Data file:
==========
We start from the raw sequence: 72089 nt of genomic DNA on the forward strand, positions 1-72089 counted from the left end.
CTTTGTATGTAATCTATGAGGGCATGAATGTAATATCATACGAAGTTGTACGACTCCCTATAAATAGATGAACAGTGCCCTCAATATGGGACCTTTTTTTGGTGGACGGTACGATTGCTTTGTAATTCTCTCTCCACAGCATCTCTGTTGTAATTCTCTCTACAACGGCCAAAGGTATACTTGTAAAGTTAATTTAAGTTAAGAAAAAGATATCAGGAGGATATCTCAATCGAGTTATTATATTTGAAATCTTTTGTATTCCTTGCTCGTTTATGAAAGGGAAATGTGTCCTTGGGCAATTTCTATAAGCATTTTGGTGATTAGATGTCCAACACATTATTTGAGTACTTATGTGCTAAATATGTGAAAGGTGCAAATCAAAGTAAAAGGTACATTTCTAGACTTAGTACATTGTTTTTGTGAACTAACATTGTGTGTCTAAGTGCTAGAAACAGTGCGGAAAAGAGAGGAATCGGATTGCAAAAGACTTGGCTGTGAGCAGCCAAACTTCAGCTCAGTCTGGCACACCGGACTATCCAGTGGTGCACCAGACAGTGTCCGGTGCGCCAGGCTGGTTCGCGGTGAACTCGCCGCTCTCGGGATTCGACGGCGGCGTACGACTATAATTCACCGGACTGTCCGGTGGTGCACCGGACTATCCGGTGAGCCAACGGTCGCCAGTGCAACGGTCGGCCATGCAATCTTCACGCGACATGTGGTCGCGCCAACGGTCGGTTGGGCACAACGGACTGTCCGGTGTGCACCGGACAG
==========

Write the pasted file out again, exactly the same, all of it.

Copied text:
We start from the raw sequence: 72089 nt of genomic DNA on the forward strand, positions 1-72089 counted from the left end.
CTTTGTATGTAATCTATGAGGGCATGAATGTAATATCATACGAAGTTGTACGACTCCCTATAAATAGATGAACAGTGCCCTCAATATGGGACCTTTTTTTGGTGGACGGTACGATTGCTTTGTAATTCTCTCTCCACAGCATCTCTGTTGTAATTCTCTCTACAACGGCCAAAGGTATACTTGTAAAGTTAATTTAAGTTAAGAAAAAGATATCAGGAGGATATCTCAATCGAGTTATTATATTTGAAATCTTTTGTATTCCTTGCTCGTTTATGAAAGGGAAATGTGTCCTTGGGCAATTTCTATAAGCATTTTGGTGATTAGATGTCCAACACATTATTTGAGTACTTATGTGCTAAATATGTGAAAGGTGCAAATCAAAGTAAAAGGTACATTTCTAGACTTAGTACATTGTTTTTGTGAACTAACATTGTGTGTCTAAGTGCTAGAAACAGTGCGGAAAAGAGAGGAATCGGATTGCAAAAGACTTGGCTGTGAGCAGCCAAACTTCAGCTCAGTCTGGCACACCGGACTATCCAGTGGTGCACCAGACAGTGTCCGGTGCGCCAGGCTGGTTCGCGGTGAACTCGCCGCTCTCGGGATTCGACGGCGGCGTACGACTATAATTCACCGGACTGTCCGGTGGTGCACCGGACTATCCGGTGAGCCAACGGTCGCCAGTGCAACGGTCGGCCATGCAATCTTCACGCGACATGTGGTCGCGCCAACGGTCGGTTGGGCACAACGGACTGTCCGGTGTGCACCGGACAG